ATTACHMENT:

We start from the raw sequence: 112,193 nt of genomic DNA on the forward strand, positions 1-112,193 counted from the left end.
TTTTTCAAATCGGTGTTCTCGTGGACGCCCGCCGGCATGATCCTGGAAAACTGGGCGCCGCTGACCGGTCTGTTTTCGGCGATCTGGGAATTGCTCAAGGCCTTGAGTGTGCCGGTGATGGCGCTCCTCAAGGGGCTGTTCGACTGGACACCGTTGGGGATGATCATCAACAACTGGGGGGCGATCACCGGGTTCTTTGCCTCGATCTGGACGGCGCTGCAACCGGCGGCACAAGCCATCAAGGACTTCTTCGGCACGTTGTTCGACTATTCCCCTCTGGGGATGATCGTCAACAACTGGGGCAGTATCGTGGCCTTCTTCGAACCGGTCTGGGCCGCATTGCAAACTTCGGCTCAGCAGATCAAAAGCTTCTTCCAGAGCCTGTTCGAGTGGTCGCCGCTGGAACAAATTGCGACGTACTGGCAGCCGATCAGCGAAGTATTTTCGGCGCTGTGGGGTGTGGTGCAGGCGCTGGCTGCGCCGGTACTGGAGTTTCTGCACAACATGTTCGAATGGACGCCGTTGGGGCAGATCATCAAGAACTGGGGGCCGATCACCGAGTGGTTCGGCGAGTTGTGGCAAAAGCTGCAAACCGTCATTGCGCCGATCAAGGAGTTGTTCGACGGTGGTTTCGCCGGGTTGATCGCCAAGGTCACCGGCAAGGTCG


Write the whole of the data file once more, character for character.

We start from the raw sequence: 112,193 nt of genomic DNA on the forward strand, positions 1-112,193 counted from the left end.
TTTTTCAAATCGGTGTTCTCGTGGACGCCCGCCGGCATGATCCTGGAAAACTGGGCGCCGCTGACCGGTCTGTTTTCGGCGATCTGGGAATTGCTCAAGGCCTTGAGTGTGCCGGTGATGGCGCTCCTCAAGGGGCTGTTCGACTGGACACCGTTGGGGATGATCATCAACAACTGGGGGGCGATCACCGGGTTCTTTGCCTCGATCTGGACGGCGCTGCAACCGGCGGCACAAGCCATCAAGGACTTCTTCGGCACGTTGTTCGACTATTCCCCTCTGGGGATGATCGTCAACAACTGGGGCAGTATCGTGGCCTTCTTCGAACCGGTCTGGGCCGCATTGCAAACTTCGGCTCAGCAGATCAAAAGCTTCTTCCAGAGCCTGTTCGAGTGGTCGCCGCTGGAACAAATTGCGACGTACTGGCAGCCGATCAGCGAAGTATTTTCGGCGCTGTGGGGTGTGGTGCAGGCGCTGGCTGCGCCGGTACTGGAGTTTCTGCACAACATGTTCGAATGGACGCCGTTGGGGCAGATCATCAAGAACTGGGGGCCGATCACCGAGTGGTTCGGCGAGTTGTGGCAAAAGCTGCAAACCGTCATTGCGCCGATCAAGGAGTTGTTCGACGGTGGTTTCGCCGGGTTGATCGCCAAGGTCACCGGCAAGGTCG